Increasing cost pressure is changing bioprocessing in other ways, according to Lundström. “Connecting process steps to avoid downtime is becoming more relevant,” he tells GEN. “For filtration, users have started to use approaches such as single-pass TFF to quickly concentrate the product a few times.”

He points out that GE Healthcare is responding to a trend toward more concentrated protein solutions, where holdup volumes are becoming critical. “The recently launched GE Healthcare ÄKTATM readyflux,” he asserts, “provides high-quality holdup volume at the capacity provided.”

Eliminating bottlenecks

Balancing downstream filtration capacity with higher upstream productivity is another very important innovation driver in the filtration sector, says Tony Hunt, president and CEO, Repligen. “Biopharma companies and contract manufacturers want flexible filtration solutions that improve yield, simplify workflows, eliminate other unit operations, and streamline the manufacturing process,” he tells GEN.

Upstream bioprocessing may be simplified and intensified, Repligen asserts, if the bioreactor is attached to a cell retention device. For example, Repligen says that its ATF System is capable of 100% cell retention and 80% faster implementation in perfusion operations. Available in single-use or stainless-steel formats, the ATF is based on alternating tangential flow technology, that is, the action of a diaphragm moving upward and downward within a pump head.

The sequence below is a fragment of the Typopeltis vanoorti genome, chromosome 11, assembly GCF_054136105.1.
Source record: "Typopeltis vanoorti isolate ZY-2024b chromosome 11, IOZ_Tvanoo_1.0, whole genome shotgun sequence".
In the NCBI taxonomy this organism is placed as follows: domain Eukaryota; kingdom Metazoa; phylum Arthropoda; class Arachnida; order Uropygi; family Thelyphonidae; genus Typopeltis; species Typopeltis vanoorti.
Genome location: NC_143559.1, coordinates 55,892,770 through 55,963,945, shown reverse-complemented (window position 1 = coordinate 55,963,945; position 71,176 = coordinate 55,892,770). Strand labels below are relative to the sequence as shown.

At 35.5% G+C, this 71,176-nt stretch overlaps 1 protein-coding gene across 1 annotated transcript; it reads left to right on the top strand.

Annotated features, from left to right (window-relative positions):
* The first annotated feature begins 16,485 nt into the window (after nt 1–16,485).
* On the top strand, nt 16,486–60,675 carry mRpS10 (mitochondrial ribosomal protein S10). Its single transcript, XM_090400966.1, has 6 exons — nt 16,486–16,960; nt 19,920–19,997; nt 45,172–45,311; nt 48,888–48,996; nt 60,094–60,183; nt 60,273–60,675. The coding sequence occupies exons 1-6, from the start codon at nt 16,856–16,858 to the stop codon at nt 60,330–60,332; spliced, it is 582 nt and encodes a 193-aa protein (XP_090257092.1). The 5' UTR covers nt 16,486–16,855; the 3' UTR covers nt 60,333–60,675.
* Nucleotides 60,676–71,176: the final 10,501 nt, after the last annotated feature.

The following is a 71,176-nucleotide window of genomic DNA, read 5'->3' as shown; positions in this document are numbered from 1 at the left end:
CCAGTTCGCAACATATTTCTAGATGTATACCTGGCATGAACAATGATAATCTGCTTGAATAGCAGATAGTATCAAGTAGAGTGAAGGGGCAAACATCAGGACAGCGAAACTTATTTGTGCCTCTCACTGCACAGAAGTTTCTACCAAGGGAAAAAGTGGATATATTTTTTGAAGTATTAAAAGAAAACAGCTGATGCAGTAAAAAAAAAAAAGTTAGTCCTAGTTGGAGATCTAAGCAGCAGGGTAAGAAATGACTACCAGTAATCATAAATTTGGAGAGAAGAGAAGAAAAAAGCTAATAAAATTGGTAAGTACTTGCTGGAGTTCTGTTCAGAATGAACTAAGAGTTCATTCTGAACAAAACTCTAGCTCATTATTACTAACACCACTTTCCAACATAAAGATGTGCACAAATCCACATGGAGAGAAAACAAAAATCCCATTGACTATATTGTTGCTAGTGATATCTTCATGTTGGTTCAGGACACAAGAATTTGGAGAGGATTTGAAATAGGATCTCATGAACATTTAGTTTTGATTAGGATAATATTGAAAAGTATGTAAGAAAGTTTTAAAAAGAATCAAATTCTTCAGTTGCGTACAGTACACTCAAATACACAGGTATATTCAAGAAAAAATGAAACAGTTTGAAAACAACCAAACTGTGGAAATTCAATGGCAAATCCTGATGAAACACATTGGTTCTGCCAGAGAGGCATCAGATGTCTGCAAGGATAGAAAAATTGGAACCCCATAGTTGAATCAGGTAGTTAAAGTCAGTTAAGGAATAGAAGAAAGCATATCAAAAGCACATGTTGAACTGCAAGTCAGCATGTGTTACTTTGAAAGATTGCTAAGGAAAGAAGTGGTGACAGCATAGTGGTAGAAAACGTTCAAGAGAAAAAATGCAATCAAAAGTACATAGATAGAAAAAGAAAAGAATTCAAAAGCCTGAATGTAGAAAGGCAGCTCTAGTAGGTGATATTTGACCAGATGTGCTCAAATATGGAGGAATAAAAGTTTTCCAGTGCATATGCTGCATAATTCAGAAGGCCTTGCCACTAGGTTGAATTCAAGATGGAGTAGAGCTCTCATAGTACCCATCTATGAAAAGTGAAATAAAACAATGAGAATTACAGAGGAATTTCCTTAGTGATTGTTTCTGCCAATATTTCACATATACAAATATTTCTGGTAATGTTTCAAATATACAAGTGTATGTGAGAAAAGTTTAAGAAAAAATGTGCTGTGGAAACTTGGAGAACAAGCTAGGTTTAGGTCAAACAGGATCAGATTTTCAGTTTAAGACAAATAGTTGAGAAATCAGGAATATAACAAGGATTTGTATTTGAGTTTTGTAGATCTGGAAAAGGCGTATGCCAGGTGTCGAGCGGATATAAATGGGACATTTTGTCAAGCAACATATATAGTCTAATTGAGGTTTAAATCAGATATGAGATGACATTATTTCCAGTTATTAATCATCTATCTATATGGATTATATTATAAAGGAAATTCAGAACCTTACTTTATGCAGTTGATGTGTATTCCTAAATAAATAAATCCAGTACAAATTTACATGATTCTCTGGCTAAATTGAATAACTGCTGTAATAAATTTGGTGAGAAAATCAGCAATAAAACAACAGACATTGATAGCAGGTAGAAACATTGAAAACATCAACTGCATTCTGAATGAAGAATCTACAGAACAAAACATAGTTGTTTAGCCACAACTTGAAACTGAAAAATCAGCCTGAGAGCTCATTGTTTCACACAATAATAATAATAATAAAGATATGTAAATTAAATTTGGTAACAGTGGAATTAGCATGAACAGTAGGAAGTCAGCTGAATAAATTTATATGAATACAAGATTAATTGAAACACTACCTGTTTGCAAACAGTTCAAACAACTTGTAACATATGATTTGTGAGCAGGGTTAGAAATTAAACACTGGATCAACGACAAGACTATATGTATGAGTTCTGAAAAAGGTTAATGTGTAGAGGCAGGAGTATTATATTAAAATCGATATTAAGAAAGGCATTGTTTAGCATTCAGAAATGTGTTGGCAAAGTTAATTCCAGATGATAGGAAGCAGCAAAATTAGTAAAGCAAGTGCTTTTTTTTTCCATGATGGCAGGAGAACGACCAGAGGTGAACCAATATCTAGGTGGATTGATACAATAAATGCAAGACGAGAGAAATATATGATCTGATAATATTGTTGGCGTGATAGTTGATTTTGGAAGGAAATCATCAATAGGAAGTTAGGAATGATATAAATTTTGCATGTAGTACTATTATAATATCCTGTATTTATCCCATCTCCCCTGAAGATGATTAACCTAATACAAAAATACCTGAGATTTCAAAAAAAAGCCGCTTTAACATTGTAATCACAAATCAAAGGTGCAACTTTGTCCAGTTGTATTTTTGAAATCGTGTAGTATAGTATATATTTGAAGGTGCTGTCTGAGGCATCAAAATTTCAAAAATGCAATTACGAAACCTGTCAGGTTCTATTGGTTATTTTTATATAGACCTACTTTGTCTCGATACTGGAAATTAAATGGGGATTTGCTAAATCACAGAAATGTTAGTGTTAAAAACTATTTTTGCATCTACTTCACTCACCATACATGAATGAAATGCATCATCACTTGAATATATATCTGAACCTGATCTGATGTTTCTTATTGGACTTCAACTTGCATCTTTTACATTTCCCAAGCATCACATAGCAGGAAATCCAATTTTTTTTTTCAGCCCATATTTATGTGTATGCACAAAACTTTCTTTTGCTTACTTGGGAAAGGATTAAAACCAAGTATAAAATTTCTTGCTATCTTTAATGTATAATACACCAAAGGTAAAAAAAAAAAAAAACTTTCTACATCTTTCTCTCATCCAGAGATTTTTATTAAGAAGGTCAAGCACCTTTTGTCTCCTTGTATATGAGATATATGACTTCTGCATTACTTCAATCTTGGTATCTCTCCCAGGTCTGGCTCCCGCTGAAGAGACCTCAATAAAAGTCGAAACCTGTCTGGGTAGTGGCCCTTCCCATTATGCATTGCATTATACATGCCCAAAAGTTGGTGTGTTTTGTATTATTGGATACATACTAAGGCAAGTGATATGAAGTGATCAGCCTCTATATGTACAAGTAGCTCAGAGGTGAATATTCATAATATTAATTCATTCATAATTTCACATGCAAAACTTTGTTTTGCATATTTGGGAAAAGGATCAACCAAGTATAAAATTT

Repligen entered the filtration technology market in 2014 with the acquisition of the ATF platform from Refine Technology. In 2017, Repligen further expanded its offering by buying Spectrum, which brought Repligen membrane separation and hollow fiber filtration technology.

While incorporating new technologies, Repligen has maintained its position as a major supplier of Protein A, which is still the most widely used material in chromatography resin production. By spanning that which is enduring and that which is emergent, the company, Hunt suggests, has gained unique insight into the filtration sector.

“Repligen has really diversified and expanded over the past five years,” he declares. “Today, Protein A ligands represent less than 20% of the revenue of the company. We have transformed from being an OEM provider to being a direct-to-customer bioprocess provider.